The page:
I sit in a break room with two security monitors. I glance at them from time to time, but mostly I write. And read. And look at what deranged things my fellow bloggers are up to.

This concludes today’s edition of The Writing Life. Questions? Comments? Hurled prejoratives? Please post them in the comments section below.

Lastly, a bit of advice for fellow writers seeking to master their craft:

The key to your success as a writer is endurance. And practice, of course.

The amount of effort you put in, and how long you can keep it up. These simple things largely determine what sort of writer you will become. To keep on top of practice, some folks aim to hit a particular word count every day, or every week.

As for me? I subscribe to the Ray Bradbury Regimen. That means, simply, focus on writing ONE short story a week. After fifty two weeks, you’ll have fifty-two stories, and hell, they can’t all be bad, can they?

As the colloquial saying goes, “Hold my beer . . .”

 

Until next time,

Your constant writer,

Tylor James.

 

 

100 Subscribers – A Thank You Note. PLUS, a relaunch of my blog: “WELCOME TO MY WRITING LIFE”!

While perusing my blog stats the other day, I noticed I’ve gained exactly one hundred subscribers. Thank you to all who follow this blog, to all who read, like and comment on my posts! I hope you’ll stick around awhile, because I’ve got some exciting plans ahead.

I don’t post often, but this habit, as of this moment, is over. From now on, expect to be hearing from me on a frequent basis.

I’ve been writing like a madman this year (nearly 300,000 words written, last time I checked), and yet I’ve been posting only once in awhile. The reason is this:

I want to earn a living by writing stories (be kind, for god-sakes, and at least attempt to stiffle your giggles!), but I can’t earn an income from my stories if I post them here. Magazines will not accept work that has appeared online. And so, I must hide them away, and submit them in private.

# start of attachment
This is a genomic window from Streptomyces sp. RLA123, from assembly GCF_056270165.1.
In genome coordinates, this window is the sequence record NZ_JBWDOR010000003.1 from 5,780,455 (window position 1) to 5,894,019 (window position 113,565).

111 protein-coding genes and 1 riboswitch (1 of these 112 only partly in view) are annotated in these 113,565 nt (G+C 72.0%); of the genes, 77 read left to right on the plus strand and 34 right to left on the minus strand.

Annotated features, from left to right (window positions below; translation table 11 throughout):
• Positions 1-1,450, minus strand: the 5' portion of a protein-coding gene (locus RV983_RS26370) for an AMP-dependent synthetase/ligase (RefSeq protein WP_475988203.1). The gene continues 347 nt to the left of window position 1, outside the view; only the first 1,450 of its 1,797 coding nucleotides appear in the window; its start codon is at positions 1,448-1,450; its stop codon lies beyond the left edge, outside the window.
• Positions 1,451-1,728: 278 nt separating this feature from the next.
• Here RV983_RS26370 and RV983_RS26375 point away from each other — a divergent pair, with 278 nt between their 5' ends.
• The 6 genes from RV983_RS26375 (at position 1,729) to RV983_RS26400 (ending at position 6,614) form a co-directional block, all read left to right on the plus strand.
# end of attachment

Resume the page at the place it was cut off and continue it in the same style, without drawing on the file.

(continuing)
Writing, as they say, can be a solitary gig.

This year, so far, I’ve written one novel and forty short stories — ranging from  horror to science-fiction to western to pulp to weird/uncategorizable fiction. And it’s been a hell of a lot of fun.

Are all of my stories masterpieces? Nah. But I’ve learned a lot, and out of those thousands of words, I believe I’ve spun some pretty fantastic yarns.

So, this is the plan: Although I cannot share with my subscribers my stories, I can still share with you my life. I can share with you the labors of my daily grind, the pounding of the keys, the churning of the words, the sending out of submissions tethered with eager hopes like messages in a bottle tossed to sea . . .

I can share the gargantuan amount of rejection emails I receive from editors of little- known indie magazines and famous magazines alike. I can share with you what’s it’s like to be me. My inspirations, my struggles, my hopes, my dreams, and my failures.

I know, deep down (and forgive me if this sounds the least bit arrogant) that I am a unique, special man. And I don’t want to pass from this earth being the only one who knows that.

I believe my subscribers are unique and special as well. And I want to share with you. So, please, do stick around. Get to know me, and if you comment and share your thoughts, perhaps I’ll be fortunate enough to get to know you.

Stay tuned, and welcome, to My Writing Life!

Your kind and constant scribbler,

Tylor James.

 

 

 

 

A Human Condition (Poem)

 

We all have days

When we want to hide away.

To shimmy one’s mind

Down a cozy chimney.

To turn soul into soot.

To be blackened into

The substance of the bricks.

To not be conscious of anything

Except the solidity of stone.

The scattered ash of cleansing fires.

 

We all have days

When we want to hide away.

To jump in the river

And drown.

(Goodnight, Irene.

Goodnight).

When we want to hop on a boxcar

And head to God’s land — No Where Land.

When we want to feel only

the immaculate fullness of nothing.

 

We all have days

When we want to hide away.

Because being human,

is to know the suffering

Of mortality drenched in the famine of hope.

Of the flesh’s submission to the conveyor belt of time.

Of real, painful strings attached to illusory things.

Things which will fade, like the rose or the sun

Or this withering page, drenched in a light not yet cold.

Yes, we all have days. You are not alone.

 

COPYRIGHT 2019. Tylor James.

Featured image artwork by Edward Foster: http://www.edwardfosterart.co.uk/art-work/the-human-conditions/